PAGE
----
How to Protect Yourself
Keep your information safe to protect you and your family from identity theft.
Follow these tips to protect your identity from being stolen online.
- Learn about fraudulent email and identity theft schemes such as phishing, vishing and smishing. These scams target our credit union members and non-members alike.
- Never send credit card numbers, account numbers, PIN codes, social security numbers or any other personal information that you do not want publicly exposed in an email. Any information sent in an email should never be considered secure. (We will never ask for this information on an unsolicited basis. We offer secure messaging for our Digital Banking members that wish to contact us electronically and provide this information to us in a secure manner.)
- Be highly suspicious when prompted to provide personal financial information over the phone. Hang up immediately and contact us directly (at a publicly published number) to verify the validity of the message.
- Minimize the number of different computers you use for Digital Banking. In particular, avoid the use of public computers, such as those at an airport kiosk or internet café, whenever possible. If you must use a public computer, always log out and close your browser when you are finished. Be sure that you are discreet when typing usernames and passwords to prevent scam artists from obtaining that information by simply observing you.
- Be wary of clicking on a link in an email to our website (or any website). We recommend typing our credit union's URL (or the appropriate website address) directly into the address bar of your browser or use a bookmark to visit our website. If you do click on a link in an email, you should verify that you are at the correct website by examining the web site's address in the web browser's address bar. Delete emails which are from unknown senders, or that have nonsensical information or spelling errors; they are likely fraudulent. An official-looking logo should not be considered safe.
- We recommend that you use the most current version of your browser, and that you enable the anti-phishing tools built into these browsers. Also, install anti-virus, spyware detection software and a firewall, and keep the programs updated for maximum protection.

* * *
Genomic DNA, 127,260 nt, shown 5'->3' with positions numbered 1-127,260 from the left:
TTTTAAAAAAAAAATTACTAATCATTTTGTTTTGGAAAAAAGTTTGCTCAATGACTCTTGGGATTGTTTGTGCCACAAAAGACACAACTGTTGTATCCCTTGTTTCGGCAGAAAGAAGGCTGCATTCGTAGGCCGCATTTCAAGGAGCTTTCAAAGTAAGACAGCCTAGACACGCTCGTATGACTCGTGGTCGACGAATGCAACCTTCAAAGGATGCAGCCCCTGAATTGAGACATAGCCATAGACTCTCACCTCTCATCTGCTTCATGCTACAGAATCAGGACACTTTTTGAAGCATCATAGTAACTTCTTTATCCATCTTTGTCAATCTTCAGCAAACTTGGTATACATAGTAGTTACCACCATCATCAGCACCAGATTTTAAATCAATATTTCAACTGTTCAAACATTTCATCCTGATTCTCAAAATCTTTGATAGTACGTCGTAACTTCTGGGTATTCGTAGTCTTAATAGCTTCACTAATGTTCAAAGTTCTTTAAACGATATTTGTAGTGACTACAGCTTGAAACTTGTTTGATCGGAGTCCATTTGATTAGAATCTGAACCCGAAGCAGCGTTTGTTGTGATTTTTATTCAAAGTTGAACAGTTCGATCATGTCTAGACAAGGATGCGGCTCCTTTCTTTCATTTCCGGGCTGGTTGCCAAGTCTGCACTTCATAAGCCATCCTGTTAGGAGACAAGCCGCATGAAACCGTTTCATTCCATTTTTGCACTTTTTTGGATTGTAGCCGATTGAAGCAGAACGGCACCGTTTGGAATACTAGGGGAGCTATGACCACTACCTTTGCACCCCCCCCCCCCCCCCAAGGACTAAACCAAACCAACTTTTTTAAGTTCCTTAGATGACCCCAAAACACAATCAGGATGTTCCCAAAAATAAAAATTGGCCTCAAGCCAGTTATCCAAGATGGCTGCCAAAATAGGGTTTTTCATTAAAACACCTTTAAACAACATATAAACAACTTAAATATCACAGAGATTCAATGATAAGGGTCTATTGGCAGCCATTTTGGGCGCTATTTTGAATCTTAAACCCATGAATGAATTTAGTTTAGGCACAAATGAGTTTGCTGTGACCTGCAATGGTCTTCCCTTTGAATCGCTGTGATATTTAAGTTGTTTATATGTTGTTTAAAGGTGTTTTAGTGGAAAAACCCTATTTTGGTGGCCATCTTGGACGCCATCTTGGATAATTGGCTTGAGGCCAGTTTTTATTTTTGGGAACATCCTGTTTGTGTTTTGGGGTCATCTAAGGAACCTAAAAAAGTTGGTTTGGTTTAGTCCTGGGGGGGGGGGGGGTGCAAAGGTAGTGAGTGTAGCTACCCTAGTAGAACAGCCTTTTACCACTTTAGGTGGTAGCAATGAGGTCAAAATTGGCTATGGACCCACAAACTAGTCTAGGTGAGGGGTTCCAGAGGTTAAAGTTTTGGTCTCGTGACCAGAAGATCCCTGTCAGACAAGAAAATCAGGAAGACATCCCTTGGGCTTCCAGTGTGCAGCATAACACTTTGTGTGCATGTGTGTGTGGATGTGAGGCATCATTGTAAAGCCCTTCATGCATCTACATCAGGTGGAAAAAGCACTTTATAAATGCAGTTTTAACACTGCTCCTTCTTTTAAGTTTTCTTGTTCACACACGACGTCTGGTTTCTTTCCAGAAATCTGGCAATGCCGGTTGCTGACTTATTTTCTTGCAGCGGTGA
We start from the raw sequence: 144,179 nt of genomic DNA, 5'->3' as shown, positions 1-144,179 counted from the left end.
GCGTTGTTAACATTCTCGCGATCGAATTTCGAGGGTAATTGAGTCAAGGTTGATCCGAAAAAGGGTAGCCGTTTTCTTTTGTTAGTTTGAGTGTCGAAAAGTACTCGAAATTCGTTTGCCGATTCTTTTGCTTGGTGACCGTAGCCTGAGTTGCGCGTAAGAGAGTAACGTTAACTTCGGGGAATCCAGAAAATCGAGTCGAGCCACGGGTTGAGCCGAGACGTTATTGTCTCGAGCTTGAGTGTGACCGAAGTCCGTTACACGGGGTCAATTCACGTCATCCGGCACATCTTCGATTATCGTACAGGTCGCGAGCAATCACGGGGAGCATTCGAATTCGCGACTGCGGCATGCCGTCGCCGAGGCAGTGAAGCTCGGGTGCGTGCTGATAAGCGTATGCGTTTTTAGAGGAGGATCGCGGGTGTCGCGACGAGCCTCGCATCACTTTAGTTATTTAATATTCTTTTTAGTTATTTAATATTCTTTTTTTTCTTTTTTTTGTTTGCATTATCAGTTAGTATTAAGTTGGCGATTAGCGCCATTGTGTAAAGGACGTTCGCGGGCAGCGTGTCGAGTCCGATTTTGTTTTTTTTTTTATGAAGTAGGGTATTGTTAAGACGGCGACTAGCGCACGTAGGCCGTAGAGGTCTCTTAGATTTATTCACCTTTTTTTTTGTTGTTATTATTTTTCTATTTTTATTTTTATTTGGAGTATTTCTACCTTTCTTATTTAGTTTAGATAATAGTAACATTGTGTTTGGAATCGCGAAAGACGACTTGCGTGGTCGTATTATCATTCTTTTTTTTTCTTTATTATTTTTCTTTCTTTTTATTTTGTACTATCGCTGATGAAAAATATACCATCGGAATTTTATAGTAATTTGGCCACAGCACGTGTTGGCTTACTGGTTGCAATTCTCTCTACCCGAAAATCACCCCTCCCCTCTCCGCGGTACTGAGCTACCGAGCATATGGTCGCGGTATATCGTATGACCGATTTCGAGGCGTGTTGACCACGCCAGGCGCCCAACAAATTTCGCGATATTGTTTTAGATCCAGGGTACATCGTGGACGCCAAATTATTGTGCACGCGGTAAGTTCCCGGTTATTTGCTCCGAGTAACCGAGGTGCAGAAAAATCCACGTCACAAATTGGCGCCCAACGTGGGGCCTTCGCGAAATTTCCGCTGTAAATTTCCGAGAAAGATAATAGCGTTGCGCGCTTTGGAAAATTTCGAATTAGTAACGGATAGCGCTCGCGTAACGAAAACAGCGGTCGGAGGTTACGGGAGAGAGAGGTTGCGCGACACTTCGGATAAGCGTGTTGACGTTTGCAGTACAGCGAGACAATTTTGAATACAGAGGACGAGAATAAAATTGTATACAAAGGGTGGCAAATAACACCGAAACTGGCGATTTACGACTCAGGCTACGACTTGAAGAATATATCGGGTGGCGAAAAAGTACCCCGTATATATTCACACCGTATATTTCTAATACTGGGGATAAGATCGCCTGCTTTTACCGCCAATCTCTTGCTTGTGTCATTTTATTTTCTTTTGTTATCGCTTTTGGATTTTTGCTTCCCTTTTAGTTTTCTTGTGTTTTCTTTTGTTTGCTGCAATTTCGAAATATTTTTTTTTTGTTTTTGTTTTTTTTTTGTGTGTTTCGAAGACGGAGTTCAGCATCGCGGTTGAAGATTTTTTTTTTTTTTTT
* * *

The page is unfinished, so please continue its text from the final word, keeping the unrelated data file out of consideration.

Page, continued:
- Switch to eStatements to lower your risks of identity theft and mail fraud.
- Sign up for free Bill Pay to pay your bills automatically and securely.
- Limit the information you share on social networking websites. Many settings do not allow full privacy, and identity thieves can gain access to your personal information, and even know when you are away from your home for extended periods of time.
- Set strong passwords, and never use the same one to access all of your personal accounts. Use a mix of upper and lower case letters, numbers, and special characters for maximum security. Do not write your password down and never share it with anyone. You may want to create a special password for particularly sensitive sites, such as for online banking. Do not use the "auto-complete" option on your computer which will autofill your password. While this is convenient, it defeats the point of a user-specific password.
- Regularly delete temporary files and folders on your computer devices. Ensure you are deleting "cookies,” which may be used to track your online activity, including sites accessed and passwords used.
- Be cautious when online shopping. Technology can scramble sensitive information, such as your credit card number, so that it can be read only by the merchant you are dealing with and your credit card issuer. This ensures that your payment information cannot be read by anyone else or changed along the way. There are several ways to determine if you have that protection when you are sending payment information on the web. Look for a picture of an unbroken key or closed lock in your browser window. Either one indicates that security is in force. A broken key or any open lock indicates it is not. Ensure the web address on the page asking for your credit card information begins with "https:" instead of "http." Some websites use the words "Secure Sockets Layer (SSL)" or a popup box that confirms that you are entering a secure area. These security protections do not work in email. Ensure you send personal and payment information in a secure web transaction.
- While these tips all apply to consumers, businesses should be aware of them as well. Commercial banking members should follow the tips above, and should also perform an online risk assessment and controls evaluation periodically to ensure the security of their online banking credentials and other sensitive information.
- Businesses are also encouraged to password-protect any computers that may contain member or business information. Ensure only trusted individuals and staff are able to gain access to the data.